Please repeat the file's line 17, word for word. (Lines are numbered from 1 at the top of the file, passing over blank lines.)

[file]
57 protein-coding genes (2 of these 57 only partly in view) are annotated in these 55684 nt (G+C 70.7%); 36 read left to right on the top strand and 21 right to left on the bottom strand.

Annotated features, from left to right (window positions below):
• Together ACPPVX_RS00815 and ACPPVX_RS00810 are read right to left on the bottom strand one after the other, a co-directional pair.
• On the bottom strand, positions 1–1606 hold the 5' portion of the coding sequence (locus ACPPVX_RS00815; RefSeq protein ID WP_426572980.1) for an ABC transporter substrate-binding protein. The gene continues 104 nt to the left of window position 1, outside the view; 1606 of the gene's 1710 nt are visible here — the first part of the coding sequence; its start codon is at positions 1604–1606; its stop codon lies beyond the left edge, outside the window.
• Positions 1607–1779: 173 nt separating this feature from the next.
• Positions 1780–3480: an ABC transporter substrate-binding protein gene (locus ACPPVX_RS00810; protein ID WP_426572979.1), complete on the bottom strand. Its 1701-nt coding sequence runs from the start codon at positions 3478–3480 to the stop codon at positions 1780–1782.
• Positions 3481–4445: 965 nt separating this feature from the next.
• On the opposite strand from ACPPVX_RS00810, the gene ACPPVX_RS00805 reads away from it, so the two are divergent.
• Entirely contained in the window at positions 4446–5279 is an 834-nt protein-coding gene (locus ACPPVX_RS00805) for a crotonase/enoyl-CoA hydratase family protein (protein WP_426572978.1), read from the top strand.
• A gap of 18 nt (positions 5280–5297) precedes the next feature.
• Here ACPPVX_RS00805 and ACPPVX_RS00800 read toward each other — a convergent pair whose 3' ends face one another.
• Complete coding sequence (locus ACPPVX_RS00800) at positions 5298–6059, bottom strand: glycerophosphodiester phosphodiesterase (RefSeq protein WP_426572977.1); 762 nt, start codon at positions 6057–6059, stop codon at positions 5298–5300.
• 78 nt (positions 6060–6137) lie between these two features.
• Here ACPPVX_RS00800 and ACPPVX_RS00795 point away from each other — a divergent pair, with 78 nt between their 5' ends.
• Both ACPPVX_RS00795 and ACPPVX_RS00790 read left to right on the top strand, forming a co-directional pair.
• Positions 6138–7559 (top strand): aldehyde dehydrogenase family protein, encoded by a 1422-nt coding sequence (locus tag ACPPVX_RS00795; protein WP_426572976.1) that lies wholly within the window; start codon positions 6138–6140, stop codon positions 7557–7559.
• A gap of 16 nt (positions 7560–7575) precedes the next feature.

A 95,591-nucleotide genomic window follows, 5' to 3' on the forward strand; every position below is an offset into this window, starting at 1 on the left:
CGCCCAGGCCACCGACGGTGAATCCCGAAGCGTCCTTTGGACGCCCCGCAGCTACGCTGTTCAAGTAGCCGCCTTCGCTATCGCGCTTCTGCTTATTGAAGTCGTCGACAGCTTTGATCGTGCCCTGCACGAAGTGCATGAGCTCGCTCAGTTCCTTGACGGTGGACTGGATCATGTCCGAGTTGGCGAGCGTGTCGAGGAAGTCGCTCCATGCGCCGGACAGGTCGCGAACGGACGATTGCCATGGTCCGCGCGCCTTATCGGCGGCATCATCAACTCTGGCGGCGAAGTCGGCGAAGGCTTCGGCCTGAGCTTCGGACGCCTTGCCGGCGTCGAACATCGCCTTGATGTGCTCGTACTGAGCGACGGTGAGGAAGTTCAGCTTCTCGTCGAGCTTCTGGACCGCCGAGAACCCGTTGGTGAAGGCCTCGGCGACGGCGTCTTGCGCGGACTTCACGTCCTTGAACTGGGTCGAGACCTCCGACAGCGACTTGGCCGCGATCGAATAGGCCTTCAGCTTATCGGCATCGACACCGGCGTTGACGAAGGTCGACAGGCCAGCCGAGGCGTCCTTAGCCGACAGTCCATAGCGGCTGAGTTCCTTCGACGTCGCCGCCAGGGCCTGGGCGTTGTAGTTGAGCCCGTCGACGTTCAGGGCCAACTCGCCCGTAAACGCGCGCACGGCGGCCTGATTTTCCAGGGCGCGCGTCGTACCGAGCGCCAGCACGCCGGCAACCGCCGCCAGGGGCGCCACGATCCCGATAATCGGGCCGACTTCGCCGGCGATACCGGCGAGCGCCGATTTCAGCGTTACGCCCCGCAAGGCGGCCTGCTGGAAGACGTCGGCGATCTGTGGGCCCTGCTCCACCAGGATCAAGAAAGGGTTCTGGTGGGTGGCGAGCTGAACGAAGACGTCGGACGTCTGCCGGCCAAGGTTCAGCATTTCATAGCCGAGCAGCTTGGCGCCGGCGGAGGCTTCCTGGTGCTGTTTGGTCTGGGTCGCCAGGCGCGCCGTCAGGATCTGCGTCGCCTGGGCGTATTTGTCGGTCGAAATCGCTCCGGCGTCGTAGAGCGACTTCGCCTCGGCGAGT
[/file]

• A gap of 16 nt (positions 7560–7575) precedes the next feature.